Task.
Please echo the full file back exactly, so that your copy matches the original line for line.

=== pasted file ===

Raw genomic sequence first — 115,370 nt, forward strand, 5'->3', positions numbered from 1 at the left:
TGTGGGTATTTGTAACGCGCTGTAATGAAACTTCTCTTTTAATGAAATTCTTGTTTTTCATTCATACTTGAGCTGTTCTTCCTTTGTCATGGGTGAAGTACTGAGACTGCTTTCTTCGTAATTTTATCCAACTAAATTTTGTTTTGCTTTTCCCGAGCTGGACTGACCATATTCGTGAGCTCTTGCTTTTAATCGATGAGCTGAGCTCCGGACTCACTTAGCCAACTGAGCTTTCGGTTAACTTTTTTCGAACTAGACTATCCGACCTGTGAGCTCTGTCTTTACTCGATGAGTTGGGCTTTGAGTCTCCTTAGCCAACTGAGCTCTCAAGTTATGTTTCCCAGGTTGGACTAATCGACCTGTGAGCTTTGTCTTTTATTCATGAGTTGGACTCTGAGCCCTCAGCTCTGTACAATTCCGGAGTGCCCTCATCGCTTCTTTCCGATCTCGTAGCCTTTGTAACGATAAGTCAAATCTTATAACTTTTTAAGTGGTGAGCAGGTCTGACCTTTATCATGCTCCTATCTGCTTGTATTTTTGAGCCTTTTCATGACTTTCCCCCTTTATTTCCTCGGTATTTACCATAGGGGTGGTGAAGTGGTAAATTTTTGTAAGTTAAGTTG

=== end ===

Raw genomic sequence first — 115,370 nt, forward strand, 5'->3', positions numbered from 1 at the left:
TGTGGGTATTTGTAACGCGCTGTAATGAAACTTCTCTTTTAATGAAATTCTTGTTTTTCATTCATACTTGAGCTGTTCTTCCTTTGTCATGGGTGAAGTACTGAGACTGCTTTCTTCGTAATTTTATCCAACTAAATTTTGTTTTGCTTTTCCCGAGCTGGACTGACCATATTCGTGAGCTCTTGCTTTTAATCGATGAGCTGAGCTCCGGACTCACTTAGCCAACTGAGCTTTCGGTTAACTTTTTTCGAACTAGACTATCCGACCTGTGAGCTCTGTCTTTACTCGATGAGTTGGGCTTTGAGTCTCCTTAGCCAACTGAGCTCTCAAGTTATGTTTCCCAGGTTGGACTAATCGACCTGTGAGCTTTGTCTTTTATTCATGAGTTGGACTCTGAGCCCTCAGCTCTGTACAATTCCGGAGTGCCCTCATCGCTTCTTTCCGATCTCGTAGCCTTTGTAACGATAAGTCAAATCTTATAACTTTTTAAGTGGTGAGCAGGTCTGACCTTTATCATGCTCCTATCTGCTTGTATTTTTGAGCCTTTTCATGACTTTCCCCCTTTATTTCCTCGGTATTTACCATAGGGGTGGTGAAGTGGTAAATTTTTGTAAGTTAAGTTG